Confronting OT Controversies– Part Two

Confronting OT Controversies– Part Two April 6, 2019

Here, and in subsequent posts is a running dialogue between me and Tremper Longman. As you will see, his book prompts excellent reflection and pondering. Enjoy. BW3


Q. OT scholars have a much more difficult task than NT scholars, in my judgment, in getting at the meaning of OT texts, and the process by which they came to be formed, sometimes over many years and even centuries. In your dealing with the OT how important is it to try and understand a text in its original context (e.g. something like the ten commandments in Exodus) and how much must we resign ourselves to understanding the meaning in its final canonical form, where the material is reused, sometimes for different purposes, it would seem?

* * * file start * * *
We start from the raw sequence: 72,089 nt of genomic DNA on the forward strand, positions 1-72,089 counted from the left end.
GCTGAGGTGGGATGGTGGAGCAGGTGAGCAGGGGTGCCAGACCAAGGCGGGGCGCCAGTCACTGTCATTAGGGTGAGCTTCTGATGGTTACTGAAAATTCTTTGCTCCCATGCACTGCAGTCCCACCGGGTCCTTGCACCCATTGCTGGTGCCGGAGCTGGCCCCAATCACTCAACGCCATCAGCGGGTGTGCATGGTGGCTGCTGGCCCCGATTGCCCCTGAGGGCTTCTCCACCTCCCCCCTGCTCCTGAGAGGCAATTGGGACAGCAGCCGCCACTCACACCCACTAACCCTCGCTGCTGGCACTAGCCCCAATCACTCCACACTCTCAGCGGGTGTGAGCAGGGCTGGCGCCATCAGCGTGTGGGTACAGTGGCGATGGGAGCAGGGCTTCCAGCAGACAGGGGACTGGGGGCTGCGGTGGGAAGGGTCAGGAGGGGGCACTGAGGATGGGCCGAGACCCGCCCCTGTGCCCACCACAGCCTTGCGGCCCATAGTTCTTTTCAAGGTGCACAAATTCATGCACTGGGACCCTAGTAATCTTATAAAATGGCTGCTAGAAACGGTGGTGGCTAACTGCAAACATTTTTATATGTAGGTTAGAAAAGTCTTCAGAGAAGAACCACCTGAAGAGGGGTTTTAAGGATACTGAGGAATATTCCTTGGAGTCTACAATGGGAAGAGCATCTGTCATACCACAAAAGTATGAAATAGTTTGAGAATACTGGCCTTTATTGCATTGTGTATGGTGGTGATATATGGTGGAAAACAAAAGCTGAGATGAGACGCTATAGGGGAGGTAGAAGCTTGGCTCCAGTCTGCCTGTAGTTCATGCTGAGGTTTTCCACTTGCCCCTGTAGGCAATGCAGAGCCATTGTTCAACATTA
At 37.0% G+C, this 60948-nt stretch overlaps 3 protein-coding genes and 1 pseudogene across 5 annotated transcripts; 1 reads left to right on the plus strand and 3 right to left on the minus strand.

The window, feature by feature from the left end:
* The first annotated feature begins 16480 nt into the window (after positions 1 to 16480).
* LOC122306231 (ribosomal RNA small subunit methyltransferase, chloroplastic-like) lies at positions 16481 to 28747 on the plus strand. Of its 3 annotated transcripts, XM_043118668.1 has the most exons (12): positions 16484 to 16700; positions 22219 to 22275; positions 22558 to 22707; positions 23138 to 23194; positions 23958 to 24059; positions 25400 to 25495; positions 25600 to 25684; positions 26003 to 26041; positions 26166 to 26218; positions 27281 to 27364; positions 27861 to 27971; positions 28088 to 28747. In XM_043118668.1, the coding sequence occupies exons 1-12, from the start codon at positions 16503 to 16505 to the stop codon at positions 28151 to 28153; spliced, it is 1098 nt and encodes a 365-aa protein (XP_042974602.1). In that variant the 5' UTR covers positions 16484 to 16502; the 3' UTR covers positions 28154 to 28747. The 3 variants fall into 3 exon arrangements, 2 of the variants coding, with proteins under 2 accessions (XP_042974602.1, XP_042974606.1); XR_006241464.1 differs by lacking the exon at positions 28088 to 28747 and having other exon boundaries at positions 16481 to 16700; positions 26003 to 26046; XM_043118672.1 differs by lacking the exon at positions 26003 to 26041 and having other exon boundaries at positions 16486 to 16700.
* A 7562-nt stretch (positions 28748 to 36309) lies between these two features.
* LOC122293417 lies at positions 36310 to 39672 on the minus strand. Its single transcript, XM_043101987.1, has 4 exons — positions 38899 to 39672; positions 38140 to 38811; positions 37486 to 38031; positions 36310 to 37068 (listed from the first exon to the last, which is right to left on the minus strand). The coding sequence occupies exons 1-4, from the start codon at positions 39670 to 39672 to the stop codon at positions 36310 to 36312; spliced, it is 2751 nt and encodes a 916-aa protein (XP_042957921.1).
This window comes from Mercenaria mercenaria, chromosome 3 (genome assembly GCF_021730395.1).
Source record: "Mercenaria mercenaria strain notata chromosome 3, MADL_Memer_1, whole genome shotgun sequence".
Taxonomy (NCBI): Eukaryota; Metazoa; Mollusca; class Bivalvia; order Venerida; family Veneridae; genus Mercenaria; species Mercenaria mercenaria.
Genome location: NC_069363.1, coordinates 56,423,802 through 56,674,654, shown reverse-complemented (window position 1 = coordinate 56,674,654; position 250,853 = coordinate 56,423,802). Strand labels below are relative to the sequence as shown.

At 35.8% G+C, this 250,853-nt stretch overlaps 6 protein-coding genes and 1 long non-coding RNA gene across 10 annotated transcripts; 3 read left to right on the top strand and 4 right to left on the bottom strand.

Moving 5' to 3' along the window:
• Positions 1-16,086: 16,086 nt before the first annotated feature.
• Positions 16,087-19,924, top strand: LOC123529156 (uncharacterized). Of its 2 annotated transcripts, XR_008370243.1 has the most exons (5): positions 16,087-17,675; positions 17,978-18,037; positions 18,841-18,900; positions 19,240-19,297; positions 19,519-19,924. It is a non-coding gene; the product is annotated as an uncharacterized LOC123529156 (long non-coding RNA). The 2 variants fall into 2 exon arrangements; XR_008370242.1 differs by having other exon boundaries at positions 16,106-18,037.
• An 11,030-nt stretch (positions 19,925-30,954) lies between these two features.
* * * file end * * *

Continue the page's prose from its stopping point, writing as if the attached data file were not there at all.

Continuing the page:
A. Good question. And a complex one. First, I think that it is true that virtually every Old Testament book has a history of composition. They weren’t all written by one person at one time. But earlier forms of a biblical book are not canonical for us. The final form is. Thus, I think it is important to read the final form as what is Scripture to us. I do believe that Old Testament books should first be read in their discrete Old Testament context. But I also then think that as Christians we ought to read the Old Testament in the light of the full canon. Jesus himself said that the whole Hebrew Bible anticipates his coming and so we ought to read the Old Testament in the light of the fuller revelation of the New Testament.

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